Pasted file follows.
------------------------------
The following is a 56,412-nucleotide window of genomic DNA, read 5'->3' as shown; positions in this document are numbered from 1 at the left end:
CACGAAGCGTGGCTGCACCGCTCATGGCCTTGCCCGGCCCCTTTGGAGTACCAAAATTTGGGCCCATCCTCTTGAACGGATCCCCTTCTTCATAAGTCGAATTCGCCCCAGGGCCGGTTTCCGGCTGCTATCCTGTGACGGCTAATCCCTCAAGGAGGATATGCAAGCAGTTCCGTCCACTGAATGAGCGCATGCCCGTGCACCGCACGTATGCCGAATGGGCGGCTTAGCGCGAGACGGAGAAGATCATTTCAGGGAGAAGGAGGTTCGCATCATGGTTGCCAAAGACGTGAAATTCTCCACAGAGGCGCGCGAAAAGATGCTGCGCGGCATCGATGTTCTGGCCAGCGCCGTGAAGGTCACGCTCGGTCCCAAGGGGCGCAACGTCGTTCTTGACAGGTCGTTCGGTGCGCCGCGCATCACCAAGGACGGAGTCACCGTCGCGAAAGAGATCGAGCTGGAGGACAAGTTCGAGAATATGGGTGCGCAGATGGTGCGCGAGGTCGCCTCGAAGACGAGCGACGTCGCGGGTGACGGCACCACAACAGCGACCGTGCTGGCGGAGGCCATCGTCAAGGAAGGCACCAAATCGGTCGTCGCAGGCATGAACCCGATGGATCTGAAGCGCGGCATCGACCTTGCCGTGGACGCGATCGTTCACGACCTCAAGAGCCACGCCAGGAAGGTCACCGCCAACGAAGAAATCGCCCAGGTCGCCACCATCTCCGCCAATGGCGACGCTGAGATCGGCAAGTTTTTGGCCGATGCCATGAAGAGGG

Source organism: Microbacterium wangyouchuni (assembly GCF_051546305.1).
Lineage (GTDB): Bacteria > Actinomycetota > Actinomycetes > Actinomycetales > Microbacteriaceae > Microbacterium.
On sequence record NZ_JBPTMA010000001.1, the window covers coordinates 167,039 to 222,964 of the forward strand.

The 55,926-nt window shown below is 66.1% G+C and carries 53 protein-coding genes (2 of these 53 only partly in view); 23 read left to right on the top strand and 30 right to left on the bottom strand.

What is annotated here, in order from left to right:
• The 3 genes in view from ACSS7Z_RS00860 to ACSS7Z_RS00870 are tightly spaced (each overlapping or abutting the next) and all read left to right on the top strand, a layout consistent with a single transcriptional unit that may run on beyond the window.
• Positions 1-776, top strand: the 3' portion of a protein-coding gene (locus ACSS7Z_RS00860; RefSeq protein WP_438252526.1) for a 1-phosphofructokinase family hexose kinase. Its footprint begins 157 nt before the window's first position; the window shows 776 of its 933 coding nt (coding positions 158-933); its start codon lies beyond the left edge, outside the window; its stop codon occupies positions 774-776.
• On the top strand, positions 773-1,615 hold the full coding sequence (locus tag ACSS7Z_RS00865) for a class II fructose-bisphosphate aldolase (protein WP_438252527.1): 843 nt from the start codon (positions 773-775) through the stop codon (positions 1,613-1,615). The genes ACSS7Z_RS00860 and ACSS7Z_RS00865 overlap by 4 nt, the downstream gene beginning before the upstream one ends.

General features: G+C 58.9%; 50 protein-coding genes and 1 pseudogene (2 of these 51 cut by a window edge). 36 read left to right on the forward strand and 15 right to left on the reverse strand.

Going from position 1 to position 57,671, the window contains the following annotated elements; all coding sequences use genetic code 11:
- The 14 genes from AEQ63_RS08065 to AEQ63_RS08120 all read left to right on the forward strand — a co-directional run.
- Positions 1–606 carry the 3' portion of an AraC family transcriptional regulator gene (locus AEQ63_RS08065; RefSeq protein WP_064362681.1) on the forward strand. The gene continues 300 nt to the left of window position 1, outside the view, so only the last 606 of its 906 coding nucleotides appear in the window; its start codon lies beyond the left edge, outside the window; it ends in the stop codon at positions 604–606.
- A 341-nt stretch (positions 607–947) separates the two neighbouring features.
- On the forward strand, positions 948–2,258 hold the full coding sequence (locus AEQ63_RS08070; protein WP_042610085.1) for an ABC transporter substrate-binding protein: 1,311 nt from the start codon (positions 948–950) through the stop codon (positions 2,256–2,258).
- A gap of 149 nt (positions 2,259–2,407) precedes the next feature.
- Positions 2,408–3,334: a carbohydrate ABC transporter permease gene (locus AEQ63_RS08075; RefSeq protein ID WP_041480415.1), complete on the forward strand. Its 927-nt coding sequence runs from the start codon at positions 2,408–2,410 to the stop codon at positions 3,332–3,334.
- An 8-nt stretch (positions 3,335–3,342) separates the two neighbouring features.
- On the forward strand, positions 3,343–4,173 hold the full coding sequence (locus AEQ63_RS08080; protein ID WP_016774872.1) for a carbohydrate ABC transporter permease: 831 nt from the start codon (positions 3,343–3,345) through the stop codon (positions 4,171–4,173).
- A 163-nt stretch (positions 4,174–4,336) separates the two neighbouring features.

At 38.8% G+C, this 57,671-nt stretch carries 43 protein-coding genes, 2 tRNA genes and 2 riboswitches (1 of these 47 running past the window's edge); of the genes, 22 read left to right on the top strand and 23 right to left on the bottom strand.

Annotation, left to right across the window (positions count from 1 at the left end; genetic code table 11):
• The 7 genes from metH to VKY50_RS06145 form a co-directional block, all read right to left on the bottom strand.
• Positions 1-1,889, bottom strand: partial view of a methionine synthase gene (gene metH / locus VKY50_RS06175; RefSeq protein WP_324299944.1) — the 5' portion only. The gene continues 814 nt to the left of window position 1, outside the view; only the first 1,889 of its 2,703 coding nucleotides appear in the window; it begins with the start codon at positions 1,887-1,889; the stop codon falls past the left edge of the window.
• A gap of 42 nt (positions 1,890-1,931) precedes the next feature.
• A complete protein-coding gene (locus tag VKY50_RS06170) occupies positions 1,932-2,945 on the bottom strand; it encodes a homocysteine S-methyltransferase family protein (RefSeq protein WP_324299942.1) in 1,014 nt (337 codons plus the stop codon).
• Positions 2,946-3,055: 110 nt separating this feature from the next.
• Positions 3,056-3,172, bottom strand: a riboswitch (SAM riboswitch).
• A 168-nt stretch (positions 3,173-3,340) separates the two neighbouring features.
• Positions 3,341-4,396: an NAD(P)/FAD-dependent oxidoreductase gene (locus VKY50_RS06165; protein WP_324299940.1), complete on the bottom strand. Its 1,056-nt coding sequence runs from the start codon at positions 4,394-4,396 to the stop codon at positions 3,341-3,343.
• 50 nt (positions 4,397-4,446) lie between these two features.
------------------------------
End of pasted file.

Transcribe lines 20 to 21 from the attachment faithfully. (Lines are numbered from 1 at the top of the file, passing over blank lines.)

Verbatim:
- On the forward strand, positions 3,343–4,173 hold the full coding sequence (locus AEQ63_RS08080; protein ID WP_016774872.1) for a carbohydrate ABC transporter permease: 831 nt from the start codon (positions 3,343–3,345) through the stop codon (positions 4,171–4,173).
- A 163-nt stretch (positions 4,174–4,336) separates the two neighbouring features.